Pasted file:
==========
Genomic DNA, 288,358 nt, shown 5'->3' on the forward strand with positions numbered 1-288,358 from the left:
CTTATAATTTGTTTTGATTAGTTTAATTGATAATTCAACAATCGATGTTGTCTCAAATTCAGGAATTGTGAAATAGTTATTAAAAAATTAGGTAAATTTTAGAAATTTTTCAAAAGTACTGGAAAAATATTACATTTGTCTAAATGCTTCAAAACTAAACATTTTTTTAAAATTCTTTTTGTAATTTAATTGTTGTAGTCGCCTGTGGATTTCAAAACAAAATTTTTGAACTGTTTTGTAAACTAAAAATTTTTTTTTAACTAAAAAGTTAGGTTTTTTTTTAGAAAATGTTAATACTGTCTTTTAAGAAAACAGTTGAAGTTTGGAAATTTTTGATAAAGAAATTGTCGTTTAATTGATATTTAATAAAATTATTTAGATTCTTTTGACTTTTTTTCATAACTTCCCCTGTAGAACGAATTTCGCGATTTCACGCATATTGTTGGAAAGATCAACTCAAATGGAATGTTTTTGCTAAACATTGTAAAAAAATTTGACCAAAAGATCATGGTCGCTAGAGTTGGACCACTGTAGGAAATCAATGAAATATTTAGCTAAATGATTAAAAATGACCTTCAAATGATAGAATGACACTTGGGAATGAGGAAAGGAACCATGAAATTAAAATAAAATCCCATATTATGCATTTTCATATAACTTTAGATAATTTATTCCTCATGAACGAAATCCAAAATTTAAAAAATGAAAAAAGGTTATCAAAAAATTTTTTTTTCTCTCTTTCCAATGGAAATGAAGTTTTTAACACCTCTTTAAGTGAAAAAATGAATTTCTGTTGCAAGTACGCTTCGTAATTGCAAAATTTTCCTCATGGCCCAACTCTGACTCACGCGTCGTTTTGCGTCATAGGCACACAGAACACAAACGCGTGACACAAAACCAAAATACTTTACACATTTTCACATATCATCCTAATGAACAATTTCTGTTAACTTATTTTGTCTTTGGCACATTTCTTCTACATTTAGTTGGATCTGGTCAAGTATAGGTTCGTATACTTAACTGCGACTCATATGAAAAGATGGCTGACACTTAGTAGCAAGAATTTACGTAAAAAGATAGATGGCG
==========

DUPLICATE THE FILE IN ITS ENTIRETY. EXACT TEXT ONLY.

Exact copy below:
Genomic DNA, 288,358 nt, shown 5'->3' on the forward strand with positions numbered 1-288,358 from the left:
CTTATAATTTGTTTTGATTAGTTTAATTGATAATTCAACAATCGATGTTGTCTCAAATTCAGGAATTGTGAAATAGTTATTAAAAAATTAGGTAAATTTTAGAAATTTTTCAAAAGTACTGGAAAAATATTACATTTGTCTAAATGCTTCAAAACTAAACATTTTTTTAAAATTCTTTTTGTAATTTAATTGTTGTAGTCGCCTGTGGATTTCAAAACAAAATTTTTGAACTGTTTTGTAAACTAAAAATTTTTTTTTAACTAAAAAGTTAGGTTTTTTTTTAGAAAATGTTAATACTGTCTTTTAAGAAAACAGTTGAAGTTTGGAAATTTTTGATAAAGAAATTGTCGTTTAATTGATATTTAATAAAATTATTTAGATTCTTTTGACTTTTTTTCATAACTTCCCCTGTAGAACGAATTTCGCGATTTCACGCATATTGTTGGAAAGATCAACTCAAATGGAATGTTTTTGCTAAACATTGTAAAAAAATTTGACCAAAAGATCATGGTCGCTAGAGTTGGACCACTGTAGGAAATCAATGAAATATTTAGCTAAATGATTAAAAATGACCTTCAAATGATAGAATGACACTTGGGAATGAGGAAAGGAACCATGAAATTAAAATAAAATCCCATATTATGCATTTTCATATAACTTTAGATAATTTATTCCTCATGAACGAAATCCAAAATTTAAAAAATGAAAAAAGGTTATCAAAAAATTTTTTTTTCTCTCTTTCCAATGGAAATGAAGTTTTTAACACCTCTTTAAGTGAAAAAATGAATTTCTGTTGCAAGTACGCTTCGTAATTGCAAAATTTTCCTCATGGCCCAACTCTGACTCACGCGTCGTTTTGCGTCATAGGCACACAGAACACAAACGCGTGACACAAAACCAAAATACTTTACACATTTTCACATATCATCCTAATGAACAATTTCTGTTAACTTATTTTGTCTTTGGCACATTTCTTCTACATTTAGTTGGATCTGGTCAAGTATAGGTTCGTATACTTAACTGCGACTCATATGAAAAGATGGCTGACACTTAGTAGCAAGAATTTACGTAAAAAGATAGATGGCG